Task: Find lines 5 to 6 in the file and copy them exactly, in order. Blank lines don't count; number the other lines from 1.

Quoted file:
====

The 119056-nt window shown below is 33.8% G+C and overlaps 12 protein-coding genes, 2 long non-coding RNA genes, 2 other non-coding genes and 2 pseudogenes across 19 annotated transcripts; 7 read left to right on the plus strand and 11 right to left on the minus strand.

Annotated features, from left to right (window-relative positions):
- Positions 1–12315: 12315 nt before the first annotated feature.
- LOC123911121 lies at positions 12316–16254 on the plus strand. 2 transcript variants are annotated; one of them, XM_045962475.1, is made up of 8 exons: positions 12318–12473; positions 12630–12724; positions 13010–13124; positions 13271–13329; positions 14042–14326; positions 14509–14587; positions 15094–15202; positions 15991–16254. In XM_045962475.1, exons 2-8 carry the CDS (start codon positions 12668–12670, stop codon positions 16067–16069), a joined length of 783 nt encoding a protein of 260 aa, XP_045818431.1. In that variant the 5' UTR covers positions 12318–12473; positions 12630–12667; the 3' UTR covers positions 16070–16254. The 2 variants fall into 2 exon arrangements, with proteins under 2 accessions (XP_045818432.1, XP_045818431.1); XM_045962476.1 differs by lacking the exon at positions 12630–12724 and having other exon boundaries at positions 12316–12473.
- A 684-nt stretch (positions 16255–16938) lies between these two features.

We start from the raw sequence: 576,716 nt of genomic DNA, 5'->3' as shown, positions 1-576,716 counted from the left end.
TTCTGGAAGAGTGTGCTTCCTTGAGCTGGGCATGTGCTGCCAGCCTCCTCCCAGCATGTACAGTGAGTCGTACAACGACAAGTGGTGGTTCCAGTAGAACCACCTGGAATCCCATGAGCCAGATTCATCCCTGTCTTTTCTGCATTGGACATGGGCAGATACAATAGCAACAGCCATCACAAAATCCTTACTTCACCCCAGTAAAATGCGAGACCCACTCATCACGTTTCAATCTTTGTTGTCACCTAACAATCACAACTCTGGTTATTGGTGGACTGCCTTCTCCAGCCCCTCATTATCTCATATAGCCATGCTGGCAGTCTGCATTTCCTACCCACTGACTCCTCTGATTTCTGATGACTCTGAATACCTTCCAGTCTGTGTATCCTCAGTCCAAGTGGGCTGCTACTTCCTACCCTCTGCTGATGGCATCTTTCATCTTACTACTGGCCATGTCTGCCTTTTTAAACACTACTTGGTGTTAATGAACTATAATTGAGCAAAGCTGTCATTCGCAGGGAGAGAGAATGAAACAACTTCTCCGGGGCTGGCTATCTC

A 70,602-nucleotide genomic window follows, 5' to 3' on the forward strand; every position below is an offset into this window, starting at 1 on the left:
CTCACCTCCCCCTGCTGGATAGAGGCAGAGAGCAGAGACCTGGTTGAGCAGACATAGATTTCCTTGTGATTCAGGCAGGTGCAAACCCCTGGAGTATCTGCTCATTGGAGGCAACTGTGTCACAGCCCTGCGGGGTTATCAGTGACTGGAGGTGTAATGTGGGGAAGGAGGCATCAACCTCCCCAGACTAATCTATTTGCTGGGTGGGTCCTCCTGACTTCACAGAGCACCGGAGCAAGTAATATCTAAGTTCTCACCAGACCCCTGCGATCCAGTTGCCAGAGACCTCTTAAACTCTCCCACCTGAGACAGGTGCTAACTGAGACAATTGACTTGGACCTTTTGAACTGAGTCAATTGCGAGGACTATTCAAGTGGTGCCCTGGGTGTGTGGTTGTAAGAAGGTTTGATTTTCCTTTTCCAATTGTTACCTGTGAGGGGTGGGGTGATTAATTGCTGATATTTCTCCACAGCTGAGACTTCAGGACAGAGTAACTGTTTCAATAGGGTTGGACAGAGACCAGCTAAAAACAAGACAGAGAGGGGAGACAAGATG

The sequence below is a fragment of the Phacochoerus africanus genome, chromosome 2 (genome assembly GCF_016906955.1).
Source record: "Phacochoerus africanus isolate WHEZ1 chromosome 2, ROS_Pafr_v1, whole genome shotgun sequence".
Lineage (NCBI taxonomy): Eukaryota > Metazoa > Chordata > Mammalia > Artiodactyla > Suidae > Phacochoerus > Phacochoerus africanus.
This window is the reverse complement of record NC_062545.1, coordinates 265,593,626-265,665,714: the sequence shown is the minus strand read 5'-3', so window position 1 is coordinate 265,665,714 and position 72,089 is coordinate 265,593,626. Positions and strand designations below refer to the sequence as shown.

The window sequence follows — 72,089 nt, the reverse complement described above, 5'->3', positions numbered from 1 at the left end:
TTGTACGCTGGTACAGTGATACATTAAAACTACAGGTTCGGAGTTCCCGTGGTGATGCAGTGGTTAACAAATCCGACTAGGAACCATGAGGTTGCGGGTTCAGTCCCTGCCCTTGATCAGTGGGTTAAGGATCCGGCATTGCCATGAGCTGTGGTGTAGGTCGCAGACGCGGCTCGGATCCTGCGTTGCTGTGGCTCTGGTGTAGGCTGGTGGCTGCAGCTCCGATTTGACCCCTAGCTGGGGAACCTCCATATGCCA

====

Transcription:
- A 684-nt stretch (positions 16255–16938) lies between these two features.

We start from the raw sequence: 576,716 nt of genomic DNA, 5'->3' as shown, positions 1-576,716 counted from the left end.